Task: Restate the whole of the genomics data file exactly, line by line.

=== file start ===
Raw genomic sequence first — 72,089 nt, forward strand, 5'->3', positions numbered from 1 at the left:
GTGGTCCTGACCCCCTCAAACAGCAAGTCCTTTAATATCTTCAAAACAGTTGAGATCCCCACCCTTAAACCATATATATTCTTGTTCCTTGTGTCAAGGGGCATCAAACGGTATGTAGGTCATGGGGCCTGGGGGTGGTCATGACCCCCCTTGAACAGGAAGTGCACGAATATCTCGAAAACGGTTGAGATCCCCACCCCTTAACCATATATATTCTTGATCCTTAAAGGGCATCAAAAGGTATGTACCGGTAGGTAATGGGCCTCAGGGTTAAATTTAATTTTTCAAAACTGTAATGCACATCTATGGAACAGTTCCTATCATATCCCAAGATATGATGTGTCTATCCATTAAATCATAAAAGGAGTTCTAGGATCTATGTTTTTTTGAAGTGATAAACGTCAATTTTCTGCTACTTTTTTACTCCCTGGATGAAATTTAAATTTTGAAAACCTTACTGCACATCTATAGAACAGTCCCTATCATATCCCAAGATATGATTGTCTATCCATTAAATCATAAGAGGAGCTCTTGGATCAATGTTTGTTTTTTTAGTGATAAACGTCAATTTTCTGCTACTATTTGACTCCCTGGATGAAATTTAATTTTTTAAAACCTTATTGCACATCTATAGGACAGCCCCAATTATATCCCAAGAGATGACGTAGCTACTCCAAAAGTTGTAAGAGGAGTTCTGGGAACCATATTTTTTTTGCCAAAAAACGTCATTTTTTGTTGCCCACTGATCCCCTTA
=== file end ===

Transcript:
Raw genomic sequence first — 72,089 nt, forward strand, 5'->3', positions numbered from 1 at the left:
GTGGTCCTGACCCCCTCAAACAGCAAGTCCTTTAATATCTTCAAAACAGTTGAGATCCCCACCCTTAAACCATATATATTCTTGTTCCTTGTGTCAAGGGGCATCAAACGGTATGTAGGTCATGGGGCCTGGGGGTGGTCATGACCCCCCTTGAACAGGAAGTGCACGAATATCTCGAAAACGGTTGAGATCCCCACCCCTTAACCATATATATTCTTGATCCTTAAAGGGCATCAAAAGGTATGTACCGGTAGGTAATGGGCCTCAGGGTTAAATTTAATTTTTCAAAACTGTAATGCACATCTATGGAACAGTTCCTATCATATCCCAAGATATGATGTGTCTATCCATTAAATCATAAAAGGAGTTCTAGGATCTATGTTTTTTTGAAGTGATAAACGTCAATTTTCTGCTACTTTTTTACTCCCTGGATGAAATTTAAATTTTGAAAACCTTACTGCACATCTATAGAACAGTCCCTATCATATCCCAAGATATGATTGTCTATCCATTAAATCATAAGAGGAGCTCTTGGATCAATGTTTGTTTTTTTAGTGATAAACGTCAATTTTCTGCTACTATTTGACTCCCTGGATGAAATTTAATTTTTTAAAACCTTATTGCACATCTATAGGACAGCCCCAATTATATCCCAAGAGATGACGTAGCTACTCCAAAAGTTGTAAGAGGAGTTCTGGGAACCATATTTTTTTTGCCAAAAAACGTCATTTTTTGTTGCCCACTGATCCCCTTA